• Support role
  • Expanding social-emotional learning

Equity Foundations
We want to be systematic and proactive as we make positive change. Let’s follow — and establish — best practices.

On hand-out

  • New policies on equity and anti-racism
  • Division and school-level equity committees
  • Alignment with regional/national equity groups
  • Other examples

Using data better

  • Wi-fi hotspots in library
  • Redesign of middle school and preschool facilities
  • School safety/facilities upgrades

Updates on these Goals
For in-depth and continued updates:
charlottesvilleschools.org/equity

Follow us on Facebook, Twitter, or Instagram at @CvilleSchools (and related accounts)
Request to receive the Superintendent’s Newsletter by calling or emailing vickk1@charlottesvilleschools.org
Attend or watch School Board meetings (first Thursday, 5pm)


We want to hear from you…

  1. What have you seen, heard, or noticed about the schools’ equity work this year?
  2. What’s going well (with the schools’ work on equity)?
  3. What still needs to happen (with the schools’ work on equity)?
  4. What is a sign you could point to in the future that would show that the schools have made progress on equity?

Breakout Sessions


We want to hear from you…

  1. What have you seen, heard, or noticed about the schools’ equity work this year?
  2. What’s going well (with the schools’ work on equity)?
  3. What still needs to happen (with the schools’ work on equity)?
  4. What is a sign you could point to in the future that would show that the schools have made progress on equity?

Group Report Out


Thank you for attending.

Winter Sports Feb 2020 colleage (basketball, wrestling, track). Call 245-2962 with questions.

February 2020 News and Highlights

A Word from Superintendent Dr. Rosa Atkins

Johnson students in superhero gear for kindness weekDear staff, family, and community:

I write this note in the midst of Kindness Week in our schools. For instance, the superheroes at the right wore capes and masks to remind us that we all have the power to be kind. Does it get any cuter?

Love and kindness are key to our schools. Kindness is always available to us, but it is also hard to carry out. Many on our staff were reminded of this truth by Dr. Luvelle Brown, a native son who is now Superintendent in Ithaca Public Schools in New York. He reminded us that we need a culture of love to make our schools better for everyone. This newsletter reflects some of the ways we are taking care of our students, staff, and families. It also reminds us about next week’s Community Conversations on Equity, a chance for us to reflect on our equity work and what has (and hasn’t) gone right.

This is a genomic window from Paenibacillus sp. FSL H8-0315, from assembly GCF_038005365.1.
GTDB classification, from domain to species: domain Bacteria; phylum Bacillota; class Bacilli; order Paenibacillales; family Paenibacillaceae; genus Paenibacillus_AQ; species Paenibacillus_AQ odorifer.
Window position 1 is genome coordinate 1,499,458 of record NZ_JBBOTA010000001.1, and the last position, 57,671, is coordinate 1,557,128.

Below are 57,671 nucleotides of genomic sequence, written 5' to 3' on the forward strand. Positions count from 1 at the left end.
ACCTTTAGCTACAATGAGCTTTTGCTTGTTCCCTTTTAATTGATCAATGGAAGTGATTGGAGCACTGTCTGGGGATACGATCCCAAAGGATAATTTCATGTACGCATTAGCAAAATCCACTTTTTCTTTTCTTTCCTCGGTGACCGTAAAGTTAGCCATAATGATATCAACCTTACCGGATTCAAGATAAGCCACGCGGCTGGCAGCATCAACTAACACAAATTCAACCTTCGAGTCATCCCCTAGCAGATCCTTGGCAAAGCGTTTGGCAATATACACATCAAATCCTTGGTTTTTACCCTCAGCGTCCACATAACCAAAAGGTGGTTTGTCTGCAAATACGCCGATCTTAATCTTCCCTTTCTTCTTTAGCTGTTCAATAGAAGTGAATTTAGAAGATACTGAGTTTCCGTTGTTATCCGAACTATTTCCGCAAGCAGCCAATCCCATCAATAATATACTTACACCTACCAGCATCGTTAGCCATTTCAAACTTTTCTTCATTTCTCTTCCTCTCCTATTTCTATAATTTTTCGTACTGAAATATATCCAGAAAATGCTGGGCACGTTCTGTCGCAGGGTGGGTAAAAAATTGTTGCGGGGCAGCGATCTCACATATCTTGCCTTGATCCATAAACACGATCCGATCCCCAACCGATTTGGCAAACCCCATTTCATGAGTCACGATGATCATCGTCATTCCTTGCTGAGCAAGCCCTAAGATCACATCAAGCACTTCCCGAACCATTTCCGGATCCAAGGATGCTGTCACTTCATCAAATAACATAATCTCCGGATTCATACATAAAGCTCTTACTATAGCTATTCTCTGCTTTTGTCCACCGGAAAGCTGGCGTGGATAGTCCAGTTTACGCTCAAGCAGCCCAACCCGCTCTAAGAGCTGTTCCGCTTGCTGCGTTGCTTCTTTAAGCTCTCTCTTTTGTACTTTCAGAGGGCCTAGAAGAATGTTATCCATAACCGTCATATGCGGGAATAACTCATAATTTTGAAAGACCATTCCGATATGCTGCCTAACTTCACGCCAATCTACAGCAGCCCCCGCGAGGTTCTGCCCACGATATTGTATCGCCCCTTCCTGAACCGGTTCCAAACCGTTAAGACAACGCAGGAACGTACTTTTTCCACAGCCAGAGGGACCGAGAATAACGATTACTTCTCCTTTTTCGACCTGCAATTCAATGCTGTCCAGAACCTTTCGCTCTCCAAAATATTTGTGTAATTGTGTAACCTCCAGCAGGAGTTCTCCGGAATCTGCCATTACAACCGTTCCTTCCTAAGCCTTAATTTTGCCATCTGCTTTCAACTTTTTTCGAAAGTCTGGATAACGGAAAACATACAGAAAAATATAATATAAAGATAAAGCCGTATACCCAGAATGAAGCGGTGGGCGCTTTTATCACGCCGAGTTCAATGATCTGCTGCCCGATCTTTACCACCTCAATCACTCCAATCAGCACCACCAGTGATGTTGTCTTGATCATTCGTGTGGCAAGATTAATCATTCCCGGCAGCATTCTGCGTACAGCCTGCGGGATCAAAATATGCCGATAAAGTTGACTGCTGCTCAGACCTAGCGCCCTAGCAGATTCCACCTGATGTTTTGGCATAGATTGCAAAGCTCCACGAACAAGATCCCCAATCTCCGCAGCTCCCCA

As we move forward, let’s take a cue from these little ones and lead with kindness. Now where did I put my cape?

Dr. Rosa Atkins

 

Collage of CHS sports (basketball, wrestling, swimming, track) during 2020 postseason.

Go Black Knights! We’re cheering you on in post-season play. Boys’ and girls’ hoops swept the Jeff District championship tourney and start regionals Friday night at home. Coach Mitch Minor has won 400+ career games at CHS. Wrestlers, swimmers, and track/field athletes are heading to states. Find details here. (Photos courtesy Andrew Shurtleff/Daily Progress and Tony D’Alessio.)

SUBSTITUTE TEACHERS: AN UPDATE. 
Dr. Atkins and Board members at February 2020 work session. Courtesy K. Knoot/Daily ProgressAs noted last month, we have been exploring options for how to attract and retain substitute teachers. A few updates: We’ve had some successes recruiting additional subs, we are budgeting to raise subs’ pay next year, and we are implementing better ways to welcome and support subs. In addition, at Walker, Buford, and CHS, we will start compensating teachers who need to cover for peers when no sub is available.  We’re also exploring how to begin a similar system at the elementaries. Read Daily Progress coverage.

EQUITY CONVERSATIONS: HEAR WHAT’S NEW. SHARE YOUR FEEDBACK.
Jackson-Via renovationWe’re hosting four Equity Conversations from 2/24-2/27, a chance for the community to hear what we’ve been working on and to share their perspectives. Dates are 2/24 at 6pm at CHS, 2/25 at 6:30pm at Friendship Ct., 2/26 at 6:30pm at Boys & Girls Club (Cherry Avenue), and 2/27 at 12pm at City of Promise. Spanish translation and childcare are available. For more information, call 245-2962 or see  our web site.

FOR UPDATE TO BURNLEY-MORAN, ARCHITECTS TALK TO EXPERTS — STUDENTS.